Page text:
If you’re considering automating your governance, risk, and compliance (GRC) program there are dozens of choices out there and choosing the one that’s best for your program can be challenging.

While many tools out there can document controls and test compliance, managing enterprise-wide governance, risk, and compliance is about much more.  It’s about adding measurable business value and contributing to the achievement of strategic goals.

To help you separate tools that have simply jumped on the buzzword bandwagon from tools that will help you deliver business value, here’s a list of five must have features required to support your GRC or ERM program.

5 Capabilities that will add value to your GRC/ERM program

 

Is GRC and risk management tied to strategic goals? Senior management is concerned with where your organization is going.  Without a connection between risk and strategic objectives, you’re executive team is unlikely to make risk or compliance initiatives a priority.

 

Does it directly link activities to business performance? While it’s good to be in compliance and have some risks covered, your risk and compliance program should be aligned with operational goals.  This means using metrics and controls that can actionably improve business performance, not just meet requirements or checking off a box.

 

Does it drill down to the process level? Every day your front-line managers are making decisions about risk.  Does this software give you transparency into these decisions and will your process-level managers be able to use it?

 

Is information shared across business silos? Meeting several compliance standards often requires the collection of similar data.  Does this software allow information to be collected once and then be reused across silos and functions to prevent double-work?

 

Does it use SMART business metrics? S.M.A.R.T. business metrics are built at the process level, around root-causes, are comparable, and are forward looking to give you the most complete picture of your risk and compliance program.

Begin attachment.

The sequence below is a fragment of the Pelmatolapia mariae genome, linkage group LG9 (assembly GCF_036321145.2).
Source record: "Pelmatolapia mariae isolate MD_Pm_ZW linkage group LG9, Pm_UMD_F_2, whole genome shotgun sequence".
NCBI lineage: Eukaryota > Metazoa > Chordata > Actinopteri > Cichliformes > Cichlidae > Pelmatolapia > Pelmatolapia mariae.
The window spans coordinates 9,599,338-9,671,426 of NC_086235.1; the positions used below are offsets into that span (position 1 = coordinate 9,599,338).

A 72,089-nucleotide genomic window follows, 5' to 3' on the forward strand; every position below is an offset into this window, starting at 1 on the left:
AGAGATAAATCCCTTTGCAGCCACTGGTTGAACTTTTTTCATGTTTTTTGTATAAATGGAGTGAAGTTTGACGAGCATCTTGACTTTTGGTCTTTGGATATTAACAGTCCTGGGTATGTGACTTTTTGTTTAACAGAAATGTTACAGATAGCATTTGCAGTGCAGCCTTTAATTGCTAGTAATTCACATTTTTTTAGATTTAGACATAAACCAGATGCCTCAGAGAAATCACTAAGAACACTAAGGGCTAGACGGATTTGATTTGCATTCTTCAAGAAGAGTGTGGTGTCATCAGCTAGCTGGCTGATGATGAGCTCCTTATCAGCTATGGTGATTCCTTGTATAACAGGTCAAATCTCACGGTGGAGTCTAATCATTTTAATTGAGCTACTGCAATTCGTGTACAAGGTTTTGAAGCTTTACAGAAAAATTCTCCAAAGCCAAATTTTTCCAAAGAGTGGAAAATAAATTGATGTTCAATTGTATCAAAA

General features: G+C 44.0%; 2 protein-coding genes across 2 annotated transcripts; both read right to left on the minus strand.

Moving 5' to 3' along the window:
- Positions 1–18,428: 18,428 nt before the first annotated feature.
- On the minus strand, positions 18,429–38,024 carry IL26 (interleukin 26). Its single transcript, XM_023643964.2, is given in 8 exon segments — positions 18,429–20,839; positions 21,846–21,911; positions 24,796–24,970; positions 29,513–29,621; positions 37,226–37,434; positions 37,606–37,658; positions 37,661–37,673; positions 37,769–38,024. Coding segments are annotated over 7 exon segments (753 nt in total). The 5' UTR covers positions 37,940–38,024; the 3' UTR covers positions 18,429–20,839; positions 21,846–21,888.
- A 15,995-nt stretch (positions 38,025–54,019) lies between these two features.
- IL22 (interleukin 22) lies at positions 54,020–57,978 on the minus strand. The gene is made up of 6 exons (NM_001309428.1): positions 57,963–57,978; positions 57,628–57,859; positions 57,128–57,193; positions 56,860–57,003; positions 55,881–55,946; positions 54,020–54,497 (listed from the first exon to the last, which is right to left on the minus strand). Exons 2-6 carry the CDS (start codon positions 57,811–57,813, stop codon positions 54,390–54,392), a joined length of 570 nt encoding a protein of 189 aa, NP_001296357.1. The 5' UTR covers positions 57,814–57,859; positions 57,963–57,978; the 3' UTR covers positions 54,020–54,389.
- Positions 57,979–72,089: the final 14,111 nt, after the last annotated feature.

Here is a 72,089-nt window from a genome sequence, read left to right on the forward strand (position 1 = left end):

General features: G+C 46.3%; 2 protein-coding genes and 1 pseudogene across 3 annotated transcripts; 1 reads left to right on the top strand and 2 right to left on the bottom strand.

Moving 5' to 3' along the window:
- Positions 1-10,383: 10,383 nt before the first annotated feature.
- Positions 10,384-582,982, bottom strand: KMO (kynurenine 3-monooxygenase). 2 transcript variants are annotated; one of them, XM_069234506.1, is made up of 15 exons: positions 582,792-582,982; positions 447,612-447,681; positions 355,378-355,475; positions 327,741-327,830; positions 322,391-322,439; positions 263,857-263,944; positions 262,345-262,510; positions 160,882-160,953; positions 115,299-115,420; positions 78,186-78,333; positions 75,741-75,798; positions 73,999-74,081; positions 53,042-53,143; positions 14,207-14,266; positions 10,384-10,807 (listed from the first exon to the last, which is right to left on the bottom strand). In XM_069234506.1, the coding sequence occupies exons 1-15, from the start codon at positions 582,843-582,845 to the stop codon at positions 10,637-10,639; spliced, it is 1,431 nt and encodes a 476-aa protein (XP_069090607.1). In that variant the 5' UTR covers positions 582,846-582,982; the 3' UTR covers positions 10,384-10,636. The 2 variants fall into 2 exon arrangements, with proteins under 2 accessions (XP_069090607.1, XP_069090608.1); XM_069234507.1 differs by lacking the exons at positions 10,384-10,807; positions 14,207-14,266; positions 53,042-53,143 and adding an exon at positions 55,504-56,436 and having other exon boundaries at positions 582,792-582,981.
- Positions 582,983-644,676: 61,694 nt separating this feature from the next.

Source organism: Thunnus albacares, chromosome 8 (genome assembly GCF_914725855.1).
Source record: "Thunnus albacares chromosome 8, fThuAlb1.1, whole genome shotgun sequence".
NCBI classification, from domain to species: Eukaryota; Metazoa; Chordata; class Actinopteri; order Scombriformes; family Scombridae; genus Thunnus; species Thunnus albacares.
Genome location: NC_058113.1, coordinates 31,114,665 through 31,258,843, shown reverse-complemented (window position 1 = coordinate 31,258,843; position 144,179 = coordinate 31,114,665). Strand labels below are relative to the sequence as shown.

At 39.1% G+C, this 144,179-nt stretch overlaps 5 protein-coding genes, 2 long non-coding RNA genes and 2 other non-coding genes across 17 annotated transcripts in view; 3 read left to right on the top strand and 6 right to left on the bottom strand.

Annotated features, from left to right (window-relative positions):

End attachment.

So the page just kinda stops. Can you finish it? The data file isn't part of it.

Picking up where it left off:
Whether your risk management program flies under the banner of GRC or ERM you need tools that give you transparency into processes and shows relationships across your enterprise.

To learn more about these attributes, take the RIMS Risk Maturity Model Assessment today and see how your program compares to industry best-practices.

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  • On the question of tools for Governance, there are many. For example, there are tools for:

    • Board reporting
    • Whistleblower lines
    • Investigations
    • Legal case management
    • Internal audit management
    • Strategy management
    • Performance management
    • Financial reporting
    • Hiring and compensation
    • and more

    Most of the time, solutions that address 'governance' functionalities are not integrated with solutions for other aspects of GRC. But there are exceptions. For example, SAP's solutions for strategy management, budgeting, risk management, continuous monitoring and controls management, and more are all integrated. You can manage strategies, identify risks to their achievement, and then monitor those risks. A management report that shows a strategy together with both its KPI and KRI is standard in the strategy management product.

  • Steve, let me use a simile to explain how I feel about the phrases "GRC tools" or "GRC platforms".

     

    Accounts Payable is to Finance as Risk Management is to GRC.

     

    In other words, GRC covers a broad array of processes, organizations, and systems. The OCEG Red Book includes a list of the more common processes that are part of GRC:

    • Governance
    • Strategy and Business Performance Management
    • Risk Management
    • Compliance
    • Internal Control
    • Corporate Security
    • Legal
    • Information Technology
    • Business Ethics
    • Sustainability and Corporate Social Responsibility
    • Quality Management
    • Human Capital and Culture
    • Audit and Assurance
    • Finance

    ERM is included as an essential part of GRC (the 'G').

  • Hello Norman.  Please keep in mind this is just a short list of technology capabilities that can add value and is in no way a complete one.  There is much more to both ERM and GRC, however many technologies out there are missing this link between front-line activities and strategic goals.

    In your experience have you found ERM/GRC tools lack the capacity to manage governance?

  • Steve, just what is a "GRC program"? While I believe there is a GRC perspective, a set of processes, oprganizations, etc. that make up how an organization optimizes value, considering risk, and staying in compliance, I don't believe there are GRC processes per se. (I support the OCEG definition of GRC). Don't you think you are really advocating effective ERM plus effective compliance? I don't see where you are including key governance activities such as setting strategies, monitoring and optimizing performance, providing oversight of management, assessing management performance, etc.
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